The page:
The David S. Pumpkins Effect

The return of the cheery Tom Hanks character let SNL lean into the anarchic comedy of a sketch that makes little sense.

Tom Hanks as David S. Pumpkins, with two dancing skeletons, on 'SNL'
Rosalind O’Connor / NBC

Last night, Saturday Night Live returned to one of its singular successes—the jolly, always-grinning Halloween character David S. Pumpkins (played by Tom Hanks) from a breakout sketch in 2016—and gave him the honor of a second appearance. His return felt rare. Outside of the “Weekend Update” desk, recurring characters have been scant over the show’s past few seasons. Kate McKinnon’s departure in May removed a wealth of options from rotation, and the remaining cast members haven’t yet filled that gap.

SNL is in a self-proclaimed rebuilding year, and a guest turn from Hanks, as the mysteriously cheery man in a black-and-orange pumpkin suit whose part in a scary ride makes no logical sense, infused an otherwise dull Halloween episode with some character razzle-dazzle. But it also highlighted what’s been missing from the show. Recurring characters are a significant staple: They can help a cast member gain more airtime—and notoriety—while bolstering the arc of a season, balancing fresh material with well-known fare. Smart topical sketches make the rounds, but characters—the Nerds, Wayne Campbell, Church Lady, Spartan Cheerleaders, Dooneese, Herb Welch—make an imprint, creating lasting connections to the long-running show.

The number of sketches featuring recurring characters purposely spiked in the 1990s. “Starting around ’95, Saturday Night Live became very much a performer’s show,” the veteran writer Jim Downey said in the oral history Live From New York. “Writers had to write one piece for a character and then they could write a premise piece. It was enforcing the idea that the cast isn’t here to bring to life the writers’ notions; the writers are there to supply material for the characters that the cast already does.”

That structure seems to have quieted some since its heyday. Much of the current cast’s character work takes place on “Weekend Update,” where monologues hold sway. In that spotlight, Bowen Yang has especially sparkled—evidenced by the number of fans who dressed up as his characters the Iceberg That Sank the Titanic and (with Aidy Bryant) the Trend Forecasters for Halloween this year.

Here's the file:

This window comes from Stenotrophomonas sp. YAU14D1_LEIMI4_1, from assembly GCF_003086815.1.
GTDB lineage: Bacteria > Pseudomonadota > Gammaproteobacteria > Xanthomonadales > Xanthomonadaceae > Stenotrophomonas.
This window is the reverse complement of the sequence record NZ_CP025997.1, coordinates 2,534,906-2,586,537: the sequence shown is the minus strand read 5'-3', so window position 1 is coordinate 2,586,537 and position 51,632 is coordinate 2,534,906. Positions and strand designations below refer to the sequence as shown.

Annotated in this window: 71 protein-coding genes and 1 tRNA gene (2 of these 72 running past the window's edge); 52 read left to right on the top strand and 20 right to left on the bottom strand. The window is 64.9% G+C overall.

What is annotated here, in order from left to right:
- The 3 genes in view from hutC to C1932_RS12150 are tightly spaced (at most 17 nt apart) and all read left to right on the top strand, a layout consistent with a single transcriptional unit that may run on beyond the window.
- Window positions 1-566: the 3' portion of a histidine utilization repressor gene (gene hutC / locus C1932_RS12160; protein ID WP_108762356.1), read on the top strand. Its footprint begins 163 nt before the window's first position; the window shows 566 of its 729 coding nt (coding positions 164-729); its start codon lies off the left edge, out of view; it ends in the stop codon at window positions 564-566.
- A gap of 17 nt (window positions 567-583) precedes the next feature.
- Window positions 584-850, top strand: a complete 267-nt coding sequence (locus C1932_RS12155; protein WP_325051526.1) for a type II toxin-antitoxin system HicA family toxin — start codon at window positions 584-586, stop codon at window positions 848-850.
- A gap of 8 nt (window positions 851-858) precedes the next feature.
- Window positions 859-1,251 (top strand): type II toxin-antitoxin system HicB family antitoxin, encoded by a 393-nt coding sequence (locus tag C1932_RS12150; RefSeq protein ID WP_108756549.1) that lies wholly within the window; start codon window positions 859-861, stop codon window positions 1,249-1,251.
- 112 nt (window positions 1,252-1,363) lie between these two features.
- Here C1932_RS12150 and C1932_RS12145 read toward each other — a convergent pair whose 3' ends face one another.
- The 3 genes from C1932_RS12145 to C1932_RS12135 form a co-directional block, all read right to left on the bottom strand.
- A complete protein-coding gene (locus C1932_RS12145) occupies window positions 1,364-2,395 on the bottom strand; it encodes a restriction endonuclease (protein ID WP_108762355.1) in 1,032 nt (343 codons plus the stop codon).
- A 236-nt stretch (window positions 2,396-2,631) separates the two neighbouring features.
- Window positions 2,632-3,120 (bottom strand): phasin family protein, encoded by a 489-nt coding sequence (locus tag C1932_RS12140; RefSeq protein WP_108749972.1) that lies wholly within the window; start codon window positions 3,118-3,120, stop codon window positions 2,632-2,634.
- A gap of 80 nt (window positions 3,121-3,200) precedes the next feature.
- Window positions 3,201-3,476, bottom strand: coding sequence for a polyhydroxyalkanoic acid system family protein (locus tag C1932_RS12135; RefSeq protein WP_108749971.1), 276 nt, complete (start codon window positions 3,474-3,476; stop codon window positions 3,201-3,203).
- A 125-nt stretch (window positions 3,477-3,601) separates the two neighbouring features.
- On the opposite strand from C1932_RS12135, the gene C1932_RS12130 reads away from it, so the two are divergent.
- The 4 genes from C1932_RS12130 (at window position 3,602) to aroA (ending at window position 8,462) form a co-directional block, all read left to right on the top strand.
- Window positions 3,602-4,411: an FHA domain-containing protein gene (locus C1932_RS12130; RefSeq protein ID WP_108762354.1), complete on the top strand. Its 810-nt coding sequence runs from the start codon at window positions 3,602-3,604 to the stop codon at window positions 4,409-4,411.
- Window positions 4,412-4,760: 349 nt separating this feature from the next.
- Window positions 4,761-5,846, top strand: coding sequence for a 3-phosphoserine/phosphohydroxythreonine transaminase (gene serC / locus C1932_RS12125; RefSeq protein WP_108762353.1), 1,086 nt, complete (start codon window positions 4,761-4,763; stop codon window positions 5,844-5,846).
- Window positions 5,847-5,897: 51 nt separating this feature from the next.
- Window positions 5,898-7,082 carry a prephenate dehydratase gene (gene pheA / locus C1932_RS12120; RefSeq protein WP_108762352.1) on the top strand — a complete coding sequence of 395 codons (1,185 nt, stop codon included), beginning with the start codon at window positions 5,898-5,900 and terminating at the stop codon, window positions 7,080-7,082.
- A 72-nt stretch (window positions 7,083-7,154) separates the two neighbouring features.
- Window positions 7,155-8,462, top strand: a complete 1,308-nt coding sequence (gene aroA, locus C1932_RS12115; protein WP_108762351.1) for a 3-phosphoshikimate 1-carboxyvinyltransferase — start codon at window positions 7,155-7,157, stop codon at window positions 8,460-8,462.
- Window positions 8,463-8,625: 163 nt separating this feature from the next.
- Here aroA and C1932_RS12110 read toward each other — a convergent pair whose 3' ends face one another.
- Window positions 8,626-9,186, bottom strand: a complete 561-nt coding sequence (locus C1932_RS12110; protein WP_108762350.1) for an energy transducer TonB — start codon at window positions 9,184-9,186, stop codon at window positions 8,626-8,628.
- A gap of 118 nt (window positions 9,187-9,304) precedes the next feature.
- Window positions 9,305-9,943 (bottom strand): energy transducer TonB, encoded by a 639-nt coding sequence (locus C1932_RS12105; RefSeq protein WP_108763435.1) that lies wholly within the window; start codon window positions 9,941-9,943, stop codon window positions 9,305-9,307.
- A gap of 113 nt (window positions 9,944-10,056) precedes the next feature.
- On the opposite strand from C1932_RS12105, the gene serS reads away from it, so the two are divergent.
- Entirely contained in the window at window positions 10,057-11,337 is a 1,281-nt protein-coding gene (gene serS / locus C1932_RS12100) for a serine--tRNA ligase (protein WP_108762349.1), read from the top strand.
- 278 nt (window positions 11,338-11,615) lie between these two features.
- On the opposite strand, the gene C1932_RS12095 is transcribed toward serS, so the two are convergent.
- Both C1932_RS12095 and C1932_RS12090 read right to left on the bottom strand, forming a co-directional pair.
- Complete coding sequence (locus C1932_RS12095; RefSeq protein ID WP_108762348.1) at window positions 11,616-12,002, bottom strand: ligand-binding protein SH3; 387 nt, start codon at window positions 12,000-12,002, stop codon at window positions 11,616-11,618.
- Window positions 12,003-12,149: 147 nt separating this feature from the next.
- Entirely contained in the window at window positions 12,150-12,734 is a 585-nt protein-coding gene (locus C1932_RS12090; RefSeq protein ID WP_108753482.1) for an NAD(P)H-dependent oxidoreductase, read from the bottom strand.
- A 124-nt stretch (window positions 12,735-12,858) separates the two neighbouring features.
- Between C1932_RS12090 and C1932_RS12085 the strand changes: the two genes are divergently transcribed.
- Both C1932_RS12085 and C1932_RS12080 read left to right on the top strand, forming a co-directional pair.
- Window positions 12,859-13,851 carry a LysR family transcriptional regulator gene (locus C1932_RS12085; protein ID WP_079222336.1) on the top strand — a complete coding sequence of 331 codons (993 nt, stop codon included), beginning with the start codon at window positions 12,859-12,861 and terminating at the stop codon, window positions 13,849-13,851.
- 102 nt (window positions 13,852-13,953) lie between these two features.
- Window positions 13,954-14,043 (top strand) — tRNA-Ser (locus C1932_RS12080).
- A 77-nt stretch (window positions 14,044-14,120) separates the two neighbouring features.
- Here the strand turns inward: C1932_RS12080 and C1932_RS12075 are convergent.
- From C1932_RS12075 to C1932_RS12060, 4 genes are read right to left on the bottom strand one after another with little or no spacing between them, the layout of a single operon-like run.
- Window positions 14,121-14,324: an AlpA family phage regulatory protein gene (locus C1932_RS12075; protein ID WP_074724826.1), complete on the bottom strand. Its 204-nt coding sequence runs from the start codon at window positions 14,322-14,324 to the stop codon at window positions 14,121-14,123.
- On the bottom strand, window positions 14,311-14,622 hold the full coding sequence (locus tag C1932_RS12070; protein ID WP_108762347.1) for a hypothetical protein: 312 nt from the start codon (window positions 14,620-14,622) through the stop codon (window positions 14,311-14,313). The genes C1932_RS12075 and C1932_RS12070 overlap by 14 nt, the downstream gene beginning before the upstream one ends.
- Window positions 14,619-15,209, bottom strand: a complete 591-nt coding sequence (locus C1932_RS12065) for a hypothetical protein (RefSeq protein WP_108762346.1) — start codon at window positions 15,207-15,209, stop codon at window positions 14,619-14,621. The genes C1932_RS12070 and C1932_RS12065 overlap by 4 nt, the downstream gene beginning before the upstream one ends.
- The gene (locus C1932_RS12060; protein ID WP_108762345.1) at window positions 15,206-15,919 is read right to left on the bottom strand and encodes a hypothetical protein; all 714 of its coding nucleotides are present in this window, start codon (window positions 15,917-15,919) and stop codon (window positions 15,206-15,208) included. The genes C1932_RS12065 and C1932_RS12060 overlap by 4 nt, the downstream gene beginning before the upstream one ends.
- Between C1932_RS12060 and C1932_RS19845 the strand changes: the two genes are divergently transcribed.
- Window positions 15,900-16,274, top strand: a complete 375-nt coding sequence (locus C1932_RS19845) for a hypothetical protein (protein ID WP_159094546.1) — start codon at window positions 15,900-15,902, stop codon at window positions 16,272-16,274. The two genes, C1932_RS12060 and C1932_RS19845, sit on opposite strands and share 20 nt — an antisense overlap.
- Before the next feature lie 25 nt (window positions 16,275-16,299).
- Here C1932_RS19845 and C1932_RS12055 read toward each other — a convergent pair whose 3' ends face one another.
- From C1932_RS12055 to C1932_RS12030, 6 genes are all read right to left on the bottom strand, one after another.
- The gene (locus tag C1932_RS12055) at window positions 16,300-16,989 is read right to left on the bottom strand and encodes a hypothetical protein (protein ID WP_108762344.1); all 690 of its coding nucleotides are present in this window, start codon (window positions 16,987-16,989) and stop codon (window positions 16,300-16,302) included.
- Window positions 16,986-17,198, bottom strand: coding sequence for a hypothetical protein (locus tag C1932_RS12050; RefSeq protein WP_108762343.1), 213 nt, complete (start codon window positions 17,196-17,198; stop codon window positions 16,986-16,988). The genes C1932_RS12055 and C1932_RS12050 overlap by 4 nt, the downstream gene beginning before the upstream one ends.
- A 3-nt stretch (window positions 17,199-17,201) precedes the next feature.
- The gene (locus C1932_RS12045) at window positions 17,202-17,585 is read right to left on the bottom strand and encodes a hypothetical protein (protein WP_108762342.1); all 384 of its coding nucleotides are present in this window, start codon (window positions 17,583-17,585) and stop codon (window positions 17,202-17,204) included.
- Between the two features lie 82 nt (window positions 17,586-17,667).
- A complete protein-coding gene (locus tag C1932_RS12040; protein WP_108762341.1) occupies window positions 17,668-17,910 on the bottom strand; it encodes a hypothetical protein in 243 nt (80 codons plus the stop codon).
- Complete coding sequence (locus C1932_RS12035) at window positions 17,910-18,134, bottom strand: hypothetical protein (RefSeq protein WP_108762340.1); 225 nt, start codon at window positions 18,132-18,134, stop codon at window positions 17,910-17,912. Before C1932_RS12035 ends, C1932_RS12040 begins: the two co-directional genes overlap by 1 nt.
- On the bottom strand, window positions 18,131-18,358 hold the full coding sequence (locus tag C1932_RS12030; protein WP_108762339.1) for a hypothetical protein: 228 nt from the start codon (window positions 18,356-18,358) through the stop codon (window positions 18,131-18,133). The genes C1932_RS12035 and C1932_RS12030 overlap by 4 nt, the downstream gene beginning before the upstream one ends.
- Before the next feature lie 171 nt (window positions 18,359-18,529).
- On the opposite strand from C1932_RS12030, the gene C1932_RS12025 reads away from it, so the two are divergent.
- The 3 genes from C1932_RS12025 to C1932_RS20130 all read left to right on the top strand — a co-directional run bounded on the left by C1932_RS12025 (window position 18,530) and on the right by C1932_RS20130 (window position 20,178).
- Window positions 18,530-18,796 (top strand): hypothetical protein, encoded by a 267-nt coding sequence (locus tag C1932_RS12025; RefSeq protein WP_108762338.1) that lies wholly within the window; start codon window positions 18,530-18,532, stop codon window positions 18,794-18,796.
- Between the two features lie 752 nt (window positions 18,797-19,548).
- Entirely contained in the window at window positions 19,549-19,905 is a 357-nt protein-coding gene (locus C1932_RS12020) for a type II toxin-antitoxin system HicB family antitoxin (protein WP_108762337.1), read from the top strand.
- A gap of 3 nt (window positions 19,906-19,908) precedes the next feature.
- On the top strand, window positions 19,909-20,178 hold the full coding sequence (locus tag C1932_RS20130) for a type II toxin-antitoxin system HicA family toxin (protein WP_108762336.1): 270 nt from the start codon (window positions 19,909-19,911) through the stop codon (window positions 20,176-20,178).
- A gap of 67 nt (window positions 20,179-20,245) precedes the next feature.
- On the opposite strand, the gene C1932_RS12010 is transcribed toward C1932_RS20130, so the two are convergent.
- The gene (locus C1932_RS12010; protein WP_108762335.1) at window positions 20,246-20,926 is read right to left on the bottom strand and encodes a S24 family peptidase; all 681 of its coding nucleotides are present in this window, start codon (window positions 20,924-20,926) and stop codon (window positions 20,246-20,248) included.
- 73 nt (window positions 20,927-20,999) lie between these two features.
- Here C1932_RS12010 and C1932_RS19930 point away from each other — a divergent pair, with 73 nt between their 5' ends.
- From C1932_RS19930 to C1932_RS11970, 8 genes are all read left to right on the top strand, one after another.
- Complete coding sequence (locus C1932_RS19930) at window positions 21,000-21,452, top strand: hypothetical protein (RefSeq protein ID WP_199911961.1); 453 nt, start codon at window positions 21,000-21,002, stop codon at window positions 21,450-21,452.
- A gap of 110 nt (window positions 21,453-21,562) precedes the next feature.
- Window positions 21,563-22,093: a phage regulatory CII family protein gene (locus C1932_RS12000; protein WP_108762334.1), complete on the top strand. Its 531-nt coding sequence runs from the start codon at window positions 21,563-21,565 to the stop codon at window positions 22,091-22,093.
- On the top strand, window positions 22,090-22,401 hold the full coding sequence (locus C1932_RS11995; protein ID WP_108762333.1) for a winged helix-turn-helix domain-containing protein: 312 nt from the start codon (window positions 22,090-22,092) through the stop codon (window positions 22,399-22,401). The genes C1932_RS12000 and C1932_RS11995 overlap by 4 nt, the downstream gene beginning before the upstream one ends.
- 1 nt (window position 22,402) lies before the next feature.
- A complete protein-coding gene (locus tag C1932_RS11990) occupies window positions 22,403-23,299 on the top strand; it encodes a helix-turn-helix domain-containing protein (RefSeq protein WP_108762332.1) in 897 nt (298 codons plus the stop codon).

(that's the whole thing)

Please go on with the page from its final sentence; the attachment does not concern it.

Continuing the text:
Pumpkins has the making of an ideal recurring character on SNL, but it’s telling that he’s played by a guest. The original premise followed a couple on a haunted elevator ride promising lots of frights, but their fear turned to confusion after they kept encountering the besuited man and his two dancing skeletons (Mikey Day and Bobby Moynihan). The sketch quickly went viral and became a series standout, so much so that it turned into a cartoon special the following year.

The conceit worked so well because Pumpkins was an anomaly—a goof among discernibly scary scenes. Last night’s sketch couldn’t lean on the same setup, so it aimed to add to his head-scratching origin story. Pumpkins is, after all, his own thing. When the three riders (the host, Jack Harlow; Ego Nwodim; and Andrew Dismukes) tried to find out why Pumpkins was part of the “scariest ride in Fright Night’s history,” his dancing skeletons (played once again by Day and, in a special return appearance, Moynihan) explained that he’s from Ibiza. One of the riders struggled to make sense of that thin detail, only to have his friend chime in: “Yo, he said he was from there; that doesn’t mean he grew up there. Let him write his own story.” It didn’t matter that the sketch was largely the same; the idea works so well because it doesn’t try to explain itself. There’s something comforting about seeing a recurring character inhabit their own reality, as some of the best on SNL do.

Pumpkins arrived during the last third of the episode, though there were hints that he might reappear. Hanks materialized in an earlier sketch about an AA meeting turned Pixar development session, revealing that he was on hand, and Moynihan showed up on “Weekend Update” as his recurring character Drunk Uncle. Those pop-ups lessened the surprise when Pumpkins made his triumphant return, but the episode nonetheless set the stage to develop him as a recurring Halloween tradition.

Elsewhere, SNL leaned into the horror of the holiday with a film trailer that accurately captured the looming sense of dread that many Democratic voters likely feel looking ahead to the 2024 presidential election. The horror spoof “2020 Part 2: 2024” tried futilely to find a legitimate Democratic candidate who might have a viable chance at winning. As it ratcheted up its characters’ nervy fear into full-blown hysteria, it delivered the sort of surprisingly shrewd political sketch the season has lacked so far.

The moody trailer felt particularly potent compared with the episode’s weak cold open, which relied on apt but straightforward impressions of political candidates such as Herschel Walker (Kenan Thompson), Dr. Mehmet Oz (Day), and Kari Lake (Cecily Strong, returning for her first episode this season). The vibesy horror approach ultimately tapped into the same sort of laughs that David S. Pumpkins, in his sillier way, does—and that SNL should aim to capture more often: the disquieting humor of a world that’s out of our control.